Finally my last post about canning grape juice/ grapes!
First off I should mention something that I haven't through all this. If you can get your hands on an electric juicer that may be your best option for getting grape juice without a fuss. I don't know much about them as I've never had or used one. Are they horrible to try to clean? Would they be impractical when doing as many grapes as I did? Sadly I don't know the answers to those questions. It's worth looking into though if you have one or know someone who does.
Now I want to mention that if you don't plan on using the grape pulp for anything, you can at least get more juice out of all the leftover grape gunk if you are patient. Just stick all that grape gunk in some kind of colander like so:
Let it drain overnight and you'll find you've got a bunch more juice (depending on how much you are draining.)
Now I want to talk about what I have done with all the grape goop or pulp after getting all the juice out. If you have seedless grapes you can just blend all that grape pulp up in the blender. If there are seeds then about the only thing you can do is put it through a food strainer of some sort. I have an old Victorio strainer like this:
Well, for starters, make grape JAM!
As for the rest of my pulp, I wasn't able to use it immediately, so I just canned it to save for other things. Notice how little juice has separated from the pulp in the jars there in the middle? I REALLY did a good job of getting every last ounce of juice off.
The other thing I used it for a few weeks later was this:
Other ideas for what to do with it would be to freeze it in cubes and use it for smoothies. Or, make some kind of thick grape syrup for pancakes and such. Grape jello anyone? Grape yogurt? Ooh, I hadn't thought of that before. I'll have to try it out on my kids soon and see what they think. Mmmmmm.....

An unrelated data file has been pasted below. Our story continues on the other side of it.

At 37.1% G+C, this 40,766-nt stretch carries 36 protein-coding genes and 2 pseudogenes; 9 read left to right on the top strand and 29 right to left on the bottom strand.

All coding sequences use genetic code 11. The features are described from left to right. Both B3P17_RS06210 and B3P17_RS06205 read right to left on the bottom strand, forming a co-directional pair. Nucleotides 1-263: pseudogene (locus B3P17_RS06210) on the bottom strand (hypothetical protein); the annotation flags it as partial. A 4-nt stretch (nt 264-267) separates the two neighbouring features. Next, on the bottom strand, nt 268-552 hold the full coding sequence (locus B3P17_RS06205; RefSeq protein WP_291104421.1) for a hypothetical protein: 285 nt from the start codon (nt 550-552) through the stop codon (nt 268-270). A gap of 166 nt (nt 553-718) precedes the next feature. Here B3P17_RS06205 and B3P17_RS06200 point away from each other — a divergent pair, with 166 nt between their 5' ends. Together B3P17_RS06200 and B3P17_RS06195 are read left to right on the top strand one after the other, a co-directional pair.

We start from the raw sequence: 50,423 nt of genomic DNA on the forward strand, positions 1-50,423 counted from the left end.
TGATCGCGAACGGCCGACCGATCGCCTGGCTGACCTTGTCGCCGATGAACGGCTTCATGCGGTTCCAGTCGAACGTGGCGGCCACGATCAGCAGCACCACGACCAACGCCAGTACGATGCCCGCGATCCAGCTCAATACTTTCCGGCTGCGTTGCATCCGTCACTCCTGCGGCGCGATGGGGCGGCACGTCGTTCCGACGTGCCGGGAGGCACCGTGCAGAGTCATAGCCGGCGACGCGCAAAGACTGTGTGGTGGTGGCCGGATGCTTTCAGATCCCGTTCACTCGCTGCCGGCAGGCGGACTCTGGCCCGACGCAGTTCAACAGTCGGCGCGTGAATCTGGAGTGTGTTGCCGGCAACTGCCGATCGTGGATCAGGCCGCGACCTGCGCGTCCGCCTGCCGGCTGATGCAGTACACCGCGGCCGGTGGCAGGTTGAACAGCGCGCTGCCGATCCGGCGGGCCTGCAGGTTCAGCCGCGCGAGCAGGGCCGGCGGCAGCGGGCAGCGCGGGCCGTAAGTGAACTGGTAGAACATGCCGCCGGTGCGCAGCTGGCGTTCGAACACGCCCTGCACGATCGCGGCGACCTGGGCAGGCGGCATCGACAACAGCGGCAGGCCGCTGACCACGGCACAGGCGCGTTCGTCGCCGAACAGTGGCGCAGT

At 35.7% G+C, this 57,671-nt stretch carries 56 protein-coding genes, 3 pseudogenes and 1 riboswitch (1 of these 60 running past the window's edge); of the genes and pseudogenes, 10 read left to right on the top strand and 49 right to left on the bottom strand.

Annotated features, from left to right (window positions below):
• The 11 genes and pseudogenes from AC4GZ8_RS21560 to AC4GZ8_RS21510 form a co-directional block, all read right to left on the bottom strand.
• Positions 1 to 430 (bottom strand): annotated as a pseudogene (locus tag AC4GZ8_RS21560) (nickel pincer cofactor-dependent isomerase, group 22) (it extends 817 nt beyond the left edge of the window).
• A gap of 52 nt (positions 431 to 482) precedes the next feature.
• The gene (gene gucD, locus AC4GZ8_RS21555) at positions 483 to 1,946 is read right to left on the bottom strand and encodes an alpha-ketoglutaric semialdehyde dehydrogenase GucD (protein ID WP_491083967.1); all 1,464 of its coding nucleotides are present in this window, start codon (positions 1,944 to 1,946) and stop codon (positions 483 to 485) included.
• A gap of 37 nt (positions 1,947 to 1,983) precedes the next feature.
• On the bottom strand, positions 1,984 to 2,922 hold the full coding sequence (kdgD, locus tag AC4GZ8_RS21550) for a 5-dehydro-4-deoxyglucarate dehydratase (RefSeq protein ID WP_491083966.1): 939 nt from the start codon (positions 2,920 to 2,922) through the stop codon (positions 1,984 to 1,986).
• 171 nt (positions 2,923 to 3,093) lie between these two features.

Now, one last thing to bring up here is canning WHOLE grapes. Check out THIS site for a simple explanation of how to do that. That's your official guideline. There's also a way of canning grape juice that involves putting just a few whole grapes in the jar along with a little sugar and a bunch of water. You process it and when you open the jar you have juice that doesn't need to be reconstituted.
Canning whole grapes seems a little odd to me, but if you have grapes coming out your ears and don't have the time to do anything with them some year it's very simple to toss them in a jar and can 'em. They will take up TONS more room that way though. As for canning a few grapes in a jar to make juice, again, it seems like a good idea if you are really limited on time, or have no way of juicing the grapes besides the long messy tedious route. Or if you are only doing a few and don't want to make a big old mess of your kitchen just to get the juice out of a few grapes.
I never can the whole grapes because I've had the time, etc. to do otherwise and because it's not practical for three reasons:
1-The grapes take up much more room that way.
2-It's hard to predict how many grapes and how much water need to go in the jar for the juice to taste right.
3-Why can WATER? This last one really gets me. I'm not going to put a cup of grapes in a jar and fill it with WATER! I'd much rather can straight grape juice that's concentrated and then add water when I open it. Canning lids are an expense and I don't want to waste them on jars mostly full of water.
Well, I'm finally out of things to say about grapes. Aren't you relieved? The only other thing I might mention is that your house may be a disaster for a few days and the pile of dishes can be unbelievable: